Long-term datasets yield a great deal of information and are increasingly used to inform conservation measures.
In the first video of the new year, Gary Powney and Tom Oliver show how long-term monitoring data on the Speckled Wood butterfly (Pararge aegeria) from the UK monitoring butterfly scheme can be used to assess functional connectivity of the landscape.
In a paper recently published in Methods, Gary Powney, Tom Oliver and colleagues use synchrony between population counts as a new empirical method to assess functional connectivity – the permeability of landscapes given species dispersal attributes. Functional connectivity is important because well-connected metapopulations are expected to be more resistant to stochastic events causing extinction. They use long-term monitoring data on the Speckled Wood butterfly and find that population synchrony is positively correlated with landscape suitability, suggesting that synchrony might be used to measure functional connectivity.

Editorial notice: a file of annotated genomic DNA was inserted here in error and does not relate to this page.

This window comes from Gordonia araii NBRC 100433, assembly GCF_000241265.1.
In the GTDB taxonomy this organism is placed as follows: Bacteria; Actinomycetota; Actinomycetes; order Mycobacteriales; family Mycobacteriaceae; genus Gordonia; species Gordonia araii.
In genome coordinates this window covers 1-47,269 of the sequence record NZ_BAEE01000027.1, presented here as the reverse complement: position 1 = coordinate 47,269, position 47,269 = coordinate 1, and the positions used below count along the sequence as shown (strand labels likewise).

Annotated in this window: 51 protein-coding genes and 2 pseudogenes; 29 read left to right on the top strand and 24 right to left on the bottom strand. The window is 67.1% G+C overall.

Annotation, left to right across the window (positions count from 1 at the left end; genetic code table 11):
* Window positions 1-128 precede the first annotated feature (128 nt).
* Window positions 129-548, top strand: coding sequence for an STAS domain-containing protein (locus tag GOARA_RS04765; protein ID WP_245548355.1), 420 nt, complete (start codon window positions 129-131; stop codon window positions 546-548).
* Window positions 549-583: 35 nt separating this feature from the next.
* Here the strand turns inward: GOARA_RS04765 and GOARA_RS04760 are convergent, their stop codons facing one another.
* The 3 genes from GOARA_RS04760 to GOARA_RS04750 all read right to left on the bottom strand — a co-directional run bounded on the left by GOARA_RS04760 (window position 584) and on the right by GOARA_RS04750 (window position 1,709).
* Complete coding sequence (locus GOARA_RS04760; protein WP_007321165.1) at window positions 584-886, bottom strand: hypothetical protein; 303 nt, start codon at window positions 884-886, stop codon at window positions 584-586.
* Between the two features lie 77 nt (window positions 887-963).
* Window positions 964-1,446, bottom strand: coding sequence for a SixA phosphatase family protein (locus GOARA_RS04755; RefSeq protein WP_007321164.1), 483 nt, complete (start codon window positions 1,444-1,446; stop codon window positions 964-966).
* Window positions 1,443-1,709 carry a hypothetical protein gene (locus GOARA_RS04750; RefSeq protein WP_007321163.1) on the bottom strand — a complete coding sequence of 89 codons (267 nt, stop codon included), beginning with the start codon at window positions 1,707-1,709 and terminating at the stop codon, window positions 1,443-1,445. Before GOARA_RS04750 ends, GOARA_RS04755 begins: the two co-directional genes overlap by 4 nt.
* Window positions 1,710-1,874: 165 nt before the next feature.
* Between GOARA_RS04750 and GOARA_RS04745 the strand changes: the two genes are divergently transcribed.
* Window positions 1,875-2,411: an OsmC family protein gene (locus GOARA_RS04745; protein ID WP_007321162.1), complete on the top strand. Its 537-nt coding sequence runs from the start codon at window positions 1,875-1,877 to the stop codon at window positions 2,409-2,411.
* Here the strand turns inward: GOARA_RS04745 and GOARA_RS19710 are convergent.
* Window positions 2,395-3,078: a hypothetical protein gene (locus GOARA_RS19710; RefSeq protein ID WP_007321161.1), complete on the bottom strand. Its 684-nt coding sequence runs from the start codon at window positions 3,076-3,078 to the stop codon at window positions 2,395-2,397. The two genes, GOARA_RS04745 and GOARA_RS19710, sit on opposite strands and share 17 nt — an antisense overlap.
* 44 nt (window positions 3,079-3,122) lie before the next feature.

A key finding is that relatively close populations may exchange sufficient migrants for synchronisation, regardless of the matrix suitability. In contrast, more separate populations are synchronised only where the landscape permits functional connectivity, most likely through dispersal between intermediate stepping-stone populations.
This technique might be used to test and prioritise the effectiveness of land management for conservation of species and to mitigate the effects of climate change.
- Measuring functional connectivity using long-term monitoring data
by Gary Powney, David Roy, Daniel Chapman, Tom Brereton and Tom Oliver
- Centre for Ecology and Hydrology
- Imperial College London
- More Methods author videos and podcasts